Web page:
Retail sales still strong despite rising prices

  • By Zilla Efrat

Australian retail sales volumes rose 1.4 per cent in the June quarter, touching a new record level despite rising inflation, according to the Australian Bureau of Statistics (ABS).

This was the third consecutive quarterly rise in the total volume of retail trade, following rises of 1 per cent in the March quarter of 2022 and 7.7 per cent in the December quarter of 2021.

Benefitting most were industries recovering from slowdowns during the Delta lockdowns.

“Despite all the talk about a ‘cost of living crisis’, Aussie consumers are buying more goods and services,” says Craig James, CommSec’s chief economist.

Excluding price changes, he says the spending rise is ahead of the “normal” or decade average quarterly lift of 0.7 per cent.

“Of the 15 detailed spending categories, real spending rose in nine over the June quarter, led by cafes and restaurants (up 10.3 per cent),” says James.

“Over 2021/22 as a whole, again cafes and restaurants led the way with real spending up 16.3 per cent, while at the other end of the scale real spending on newspapers and books fell 12.2 per cent.

“The year 2021/22 was the year that Aussies went out again. In both real and nominal terms, Aussies spent more at cafes and restaurants than ever before.”

 “Sales volumes continued to rise into the June quarter, despite the largest rises in retail prices since the introduction of the GST in 2000, with price rises of 1.7 per cent in June and 1.8 per cent in March,” says Ben Dorber, head of retail statistics at the ABS.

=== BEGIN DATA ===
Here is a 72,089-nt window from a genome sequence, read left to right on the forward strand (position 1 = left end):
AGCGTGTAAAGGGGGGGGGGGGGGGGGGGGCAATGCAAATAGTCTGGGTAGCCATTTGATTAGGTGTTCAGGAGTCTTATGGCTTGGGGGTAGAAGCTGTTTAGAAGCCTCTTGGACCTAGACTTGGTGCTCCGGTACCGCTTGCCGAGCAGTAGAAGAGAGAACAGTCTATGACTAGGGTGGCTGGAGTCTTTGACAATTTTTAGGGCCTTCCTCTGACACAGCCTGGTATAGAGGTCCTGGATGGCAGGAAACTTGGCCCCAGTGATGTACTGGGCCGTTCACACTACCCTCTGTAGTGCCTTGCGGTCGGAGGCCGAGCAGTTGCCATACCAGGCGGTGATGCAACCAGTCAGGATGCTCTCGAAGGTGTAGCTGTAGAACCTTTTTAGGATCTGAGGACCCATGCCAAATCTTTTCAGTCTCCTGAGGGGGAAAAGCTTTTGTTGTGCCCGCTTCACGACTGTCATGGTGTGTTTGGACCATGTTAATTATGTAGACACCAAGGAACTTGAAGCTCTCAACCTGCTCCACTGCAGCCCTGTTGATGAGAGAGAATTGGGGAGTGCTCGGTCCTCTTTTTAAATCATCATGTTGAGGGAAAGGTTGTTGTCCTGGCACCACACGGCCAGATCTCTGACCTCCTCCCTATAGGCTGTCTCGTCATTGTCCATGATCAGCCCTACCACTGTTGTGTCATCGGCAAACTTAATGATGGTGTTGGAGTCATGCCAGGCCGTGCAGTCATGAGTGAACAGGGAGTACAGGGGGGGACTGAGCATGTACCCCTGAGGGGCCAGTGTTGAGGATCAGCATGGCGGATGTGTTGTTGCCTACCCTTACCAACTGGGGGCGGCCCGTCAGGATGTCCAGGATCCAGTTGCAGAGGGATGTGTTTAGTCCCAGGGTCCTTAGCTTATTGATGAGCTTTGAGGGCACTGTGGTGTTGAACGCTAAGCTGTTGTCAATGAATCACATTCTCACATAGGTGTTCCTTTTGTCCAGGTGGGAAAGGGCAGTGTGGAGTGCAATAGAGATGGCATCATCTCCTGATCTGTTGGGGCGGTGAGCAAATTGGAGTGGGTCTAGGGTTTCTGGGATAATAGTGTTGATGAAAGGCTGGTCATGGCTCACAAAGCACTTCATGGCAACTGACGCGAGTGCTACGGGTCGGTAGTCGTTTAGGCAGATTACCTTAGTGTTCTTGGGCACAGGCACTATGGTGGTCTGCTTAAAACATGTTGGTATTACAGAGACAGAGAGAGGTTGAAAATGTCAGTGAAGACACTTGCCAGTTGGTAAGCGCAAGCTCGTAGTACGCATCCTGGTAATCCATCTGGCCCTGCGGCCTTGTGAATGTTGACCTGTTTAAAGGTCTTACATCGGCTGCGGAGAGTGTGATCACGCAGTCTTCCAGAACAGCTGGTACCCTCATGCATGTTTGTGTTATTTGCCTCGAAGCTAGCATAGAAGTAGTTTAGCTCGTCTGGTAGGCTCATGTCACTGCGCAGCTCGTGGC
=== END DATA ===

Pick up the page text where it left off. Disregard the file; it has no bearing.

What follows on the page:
He says strong rises in sales volumes were also seen in clothing, footwear and personal accessory retailing, up 3.9 per cent, and department stores, up 3 per cent.

Other retailing sales volumes rose for the eighth consecutive quarter, up 1.2 per cent in June.

Sales volumes fell in two industries, with household goods retailing recording the largest fall, down 1.8 per cent in volume terms after a 1 per cent fall in March. Food retailing fell 0.8 per cent in June, the industry’s third consecutive quarterly fall in volumes.

“Cost of living pressures and increasing interest rates appear to be weighing more on sales volumes for household goods retailing, the industry where most high-priced discretionary items are sold,” says Dorber.

ANZ senior economist Adelaide Timbrel says although a spending growth slowdown is inevitable given high inflation and rising interest rates, large savings buffers and strong labour market conditions are likely to delay and reduce these negative impacts on consumption.

According to the ABS, there was underlying strength in volumes across the country with rises in six of the states and territories. Queensland had the largest rise, up 2.4 per cent in volume terms, followed by Tasmania (2 per cent), Western Australia (1.3 per cent), South Australia (1.3 per cent), Victoria (1.2 per cent) and New South Wales (1.1 per cent).

The Australian Capital Territory remained relatively unchanged, while the Northern Territory was the only state to record a fall in volumes, down 0.2 per cent. This continues a recent downward trend in volumes in the Territory which has recorded three consecutive quarterly falls.